An article I wrote for the May launch of Austin Performance Magazine.
Every person, every organization, is engaged in asking its unique and very important question. Although people focus on mission statements, values, and goals, the thing to figure out is your question. Because your QUESTion is your quest.
The answer to that question evolves over time. Apple asks: how do we make delightful technology? (I am experiencing the delight with my recent purchase of an iPhone!) This is also the question Steve Jobs, Apple's (bootstrap) founder has asked. Their first answer 33 years ago was a wooden box that looked different than other build-you-own kits. Now it's an iPhone and iTunes. But it is all an answer to the same core question. The Virgin Group asks: how do we make life an adventure? All their companies, from Virgin Mobile, Virgin Atlantic and Virgin Galactic are engaged in discovering the answer. Again, this is the very question Sir Richard Branson, Virgin's (bootstrap) founder, has asked all his life.
My QUESTion: how do people and organizations live their most fully expressed lives? More ambitiously, how do we understand the universe and make our way in it? This has resulted in many different answers over the years, but most recently, in the creation of various mental models. I use my models to help people and organizations on their path. I was not always aware of my question, but it has always been with me. Recently I had an old 6th grade friend contact me on facebook, and at first I didn't remember him. He reminded me I was the Bijoy that used to give people advice and help friends with all their problems. Universe, I shake my fist at you, my question has been there all along!! (thanks Bruce)
A simple equation has emerged in answer to my question: you + U = ?! You and the Universe in a dance, co-creating your life. The first challenge is to figure out who You are uniquely and what you're here to do by discovering your question. This turns out to be at once more simple and more complex than we might think. (Our July theme at Bootstrap Austin was "know thyself") Einstein discovered his first question in his teens - what's it like to ride a light beam? When he answered this question at the age of 27 (ten long years later!), he realized it was part of his larger life question: how does the universe work? Sometimes it takes a jolt to thrust you into your question. Stephen Hawking was a bright, but unmotivated physics student at Oxford. At the age of 21, he was diagnosed with ALS and given a two-year death sentence. This prompted him to get serious about his question: how did the universe begin? He's been pursuing it now for 46 years.
But discovering "You" is not enough. The Universe, or "U" constitutes the second (and much bigger!) part of the equation. While this has traditionally been the domain of philosophers, theologians and scientists, we should not shy away from the task of coming to our own understanding of it. A model I use is embodied by the yinyang - specifically seeing it as a diagram about time. Imagine traveling along the border, exploring two seeming opposites. As they circle around, each is explored to the exclusion of the other. After much iteration something new appears: the integration of the opposites! The universe seems to be doing this at every level. Physicists understand that two huge forces - dark energy and dark matter - are in a cosmic dance since the universe began. Dark energy pulls the universe apart, expanding it into space, while the dark matter holds galaxies together.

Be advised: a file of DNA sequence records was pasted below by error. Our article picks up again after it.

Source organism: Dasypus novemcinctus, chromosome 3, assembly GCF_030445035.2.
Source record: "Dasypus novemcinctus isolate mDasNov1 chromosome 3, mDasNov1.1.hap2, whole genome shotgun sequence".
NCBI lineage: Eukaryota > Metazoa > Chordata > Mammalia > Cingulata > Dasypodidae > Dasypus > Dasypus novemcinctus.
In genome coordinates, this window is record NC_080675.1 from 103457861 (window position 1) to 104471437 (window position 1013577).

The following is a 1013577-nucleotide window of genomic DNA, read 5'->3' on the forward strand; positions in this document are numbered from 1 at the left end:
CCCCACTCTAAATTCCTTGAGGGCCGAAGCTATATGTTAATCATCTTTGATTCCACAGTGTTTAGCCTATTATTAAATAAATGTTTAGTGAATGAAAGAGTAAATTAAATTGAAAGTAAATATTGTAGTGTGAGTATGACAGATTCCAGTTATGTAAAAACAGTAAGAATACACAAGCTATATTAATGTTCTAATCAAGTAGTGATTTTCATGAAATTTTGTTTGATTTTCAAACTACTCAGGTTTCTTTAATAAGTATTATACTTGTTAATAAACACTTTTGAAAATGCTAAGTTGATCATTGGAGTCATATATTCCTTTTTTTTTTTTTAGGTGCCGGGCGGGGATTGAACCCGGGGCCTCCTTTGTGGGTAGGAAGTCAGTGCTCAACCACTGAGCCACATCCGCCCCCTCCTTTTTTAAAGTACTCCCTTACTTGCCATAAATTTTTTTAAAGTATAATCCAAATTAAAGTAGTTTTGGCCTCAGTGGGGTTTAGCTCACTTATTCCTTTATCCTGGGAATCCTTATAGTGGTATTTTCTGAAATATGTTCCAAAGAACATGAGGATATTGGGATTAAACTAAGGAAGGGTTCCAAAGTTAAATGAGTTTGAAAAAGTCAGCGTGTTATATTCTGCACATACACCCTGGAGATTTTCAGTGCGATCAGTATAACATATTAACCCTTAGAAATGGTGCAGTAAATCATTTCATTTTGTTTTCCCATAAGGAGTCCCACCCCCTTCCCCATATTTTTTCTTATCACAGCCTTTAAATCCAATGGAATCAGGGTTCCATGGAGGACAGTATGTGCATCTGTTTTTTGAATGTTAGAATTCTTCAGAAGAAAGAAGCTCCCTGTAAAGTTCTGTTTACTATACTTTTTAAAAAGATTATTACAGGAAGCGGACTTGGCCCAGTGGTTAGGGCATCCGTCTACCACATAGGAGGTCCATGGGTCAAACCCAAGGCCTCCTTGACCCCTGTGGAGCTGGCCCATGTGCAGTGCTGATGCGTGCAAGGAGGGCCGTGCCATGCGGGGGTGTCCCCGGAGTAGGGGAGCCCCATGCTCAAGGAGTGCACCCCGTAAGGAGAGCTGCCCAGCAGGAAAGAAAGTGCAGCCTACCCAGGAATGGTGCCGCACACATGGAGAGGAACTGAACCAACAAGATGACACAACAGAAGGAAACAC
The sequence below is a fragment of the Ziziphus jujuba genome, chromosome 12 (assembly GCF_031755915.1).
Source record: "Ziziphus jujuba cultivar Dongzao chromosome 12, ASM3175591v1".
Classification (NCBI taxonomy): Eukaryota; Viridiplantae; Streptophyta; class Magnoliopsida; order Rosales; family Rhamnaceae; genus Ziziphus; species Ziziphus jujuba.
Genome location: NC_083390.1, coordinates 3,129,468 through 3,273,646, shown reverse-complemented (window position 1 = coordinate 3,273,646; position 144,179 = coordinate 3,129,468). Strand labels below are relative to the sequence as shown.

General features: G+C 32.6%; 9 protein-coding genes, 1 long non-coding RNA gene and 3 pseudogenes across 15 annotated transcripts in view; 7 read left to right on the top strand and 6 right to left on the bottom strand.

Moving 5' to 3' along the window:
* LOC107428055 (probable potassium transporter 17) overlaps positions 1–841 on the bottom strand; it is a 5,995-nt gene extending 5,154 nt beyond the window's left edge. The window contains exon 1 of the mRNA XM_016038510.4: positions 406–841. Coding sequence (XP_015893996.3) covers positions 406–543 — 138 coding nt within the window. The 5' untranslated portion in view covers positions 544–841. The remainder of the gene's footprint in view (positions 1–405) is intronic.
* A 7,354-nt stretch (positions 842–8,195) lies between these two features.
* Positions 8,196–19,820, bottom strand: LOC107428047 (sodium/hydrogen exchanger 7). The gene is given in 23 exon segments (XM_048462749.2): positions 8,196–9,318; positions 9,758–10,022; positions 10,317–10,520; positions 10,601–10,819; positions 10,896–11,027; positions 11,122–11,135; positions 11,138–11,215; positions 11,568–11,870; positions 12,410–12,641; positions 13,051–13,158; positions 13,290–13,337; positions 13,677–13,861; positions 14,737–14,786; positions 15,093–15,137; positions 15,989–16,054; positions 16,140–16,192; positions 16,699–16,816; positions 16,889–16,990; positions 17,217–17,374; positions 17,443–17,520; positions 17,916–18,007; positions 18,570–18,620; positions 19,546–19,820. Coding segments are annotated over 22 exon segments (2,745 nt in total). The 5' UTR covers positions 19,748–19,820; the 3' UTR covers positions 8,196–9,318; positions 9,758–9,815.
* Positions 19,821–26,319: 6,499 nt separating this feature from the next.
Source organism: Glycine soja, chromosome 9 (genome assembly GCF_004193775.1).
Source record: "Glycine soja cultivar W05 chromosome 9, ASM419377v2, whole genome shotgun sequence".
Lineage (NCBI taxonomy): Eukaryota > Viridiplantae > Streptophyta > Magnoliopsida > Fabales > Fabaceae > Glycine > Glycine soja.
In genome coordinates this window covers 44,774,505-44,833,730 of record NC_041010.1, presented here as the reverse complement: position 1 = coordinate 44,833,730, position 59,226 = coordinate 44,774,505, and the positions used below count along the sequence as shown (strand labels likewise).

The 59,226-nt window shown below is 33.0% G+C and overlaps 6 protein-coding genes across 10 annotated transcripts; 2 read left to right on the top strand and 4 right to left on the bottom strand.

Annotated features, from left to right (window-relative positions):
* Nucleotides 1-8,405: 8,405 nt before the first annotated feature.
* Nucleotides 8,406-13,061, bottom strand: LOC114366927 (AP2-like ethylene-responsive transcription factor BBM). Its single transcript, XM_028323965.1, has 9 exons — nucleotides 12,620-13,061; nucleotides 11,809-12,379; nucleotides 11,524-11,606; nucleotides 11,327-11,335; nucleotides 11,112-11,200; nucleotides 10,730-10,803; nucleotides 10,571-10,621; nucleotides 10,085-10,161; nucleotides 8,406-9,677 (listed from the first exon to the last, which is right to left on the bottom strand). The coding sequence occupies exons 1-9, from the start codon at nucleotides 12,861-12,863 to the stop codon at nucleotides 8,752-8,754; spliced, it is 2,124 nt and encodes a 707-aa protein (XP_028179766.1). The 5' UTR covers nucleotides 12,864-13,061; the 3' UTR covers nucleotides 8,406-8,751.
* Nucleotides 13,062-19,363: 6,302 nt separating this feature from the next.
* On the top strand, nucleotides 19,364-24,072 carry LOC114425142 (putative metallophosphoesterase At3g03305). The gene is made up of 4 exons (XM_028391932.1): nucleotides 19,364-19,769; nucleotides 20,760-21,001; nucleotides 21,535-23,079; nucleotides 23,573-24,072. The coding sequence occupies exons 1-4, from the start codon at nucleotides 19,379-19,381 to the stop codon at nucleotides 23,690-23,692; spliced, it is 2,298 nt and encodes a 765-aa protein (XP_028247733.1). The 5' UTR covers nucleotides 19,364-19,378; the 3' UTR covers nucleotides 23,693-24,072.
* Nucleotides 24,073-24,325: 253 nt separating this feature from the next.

Being a part of it, we experience and explore these dualities as well. We might think of them in human terms: love/money, dependence/independence. Or in Einstein's case, he unified light from a particle/wave to photon; with e=mc2, he unified energy and matter. Google unified democratic free search with paid search by creating two search engines in one.
When we understand the universe, we can let it do its thing and engage with it. You wouldn't want to take over gravity - that's the universe's job! All the resources we need to come to our answers - the heavy lifting - are provided by the U. Be patient, something larger is unfolding and waiting to be revealed. It's especially important to keep this in mind when things don't go our way. When Einstein found himself sidelined for a professorship after completing his PhD, he got himself a job as a third-class patent officer. Not only did this give him ample time to ponder his question, but he examined a profusion of patents on clock-synchronization. What was the key insight that led to the theory of relativity? Two clocks cannot be synchronized and time is not absolute.
The starting point for this unfolding process and what is totally in our control is our question. This naturally leads us into the exploration of a duality and its integration.
Returning to business, the entire discussion usually revolves around business models. How do you take the various elements in the world, configure them in such a way that you're providing value to your customers? This is the integration. Most businesses don't know their model when they start. Southwest Airlines didn't know they were building a low-cost, point-to-point, Boeing-737 airline powered on love. It took ten years to figure it out and the same is true of Apple, Google, Microsoft, etc. - all unfolding in spacetime.
We can now see that a business model is nothing more than a temporary answer to the core question the company is asking itself. Getting attached to a particular business model is what ensures the quick demise of a business. The challenge for founders and leaders interested in building long-lived businesses that continue after their involvement, is to impart their question to the company.
The model I use for businesses to live their question and discover its manifold answers is bootstrap. But that's for another time. For now, I leave you with (what else!) a question: what is your QUESTion?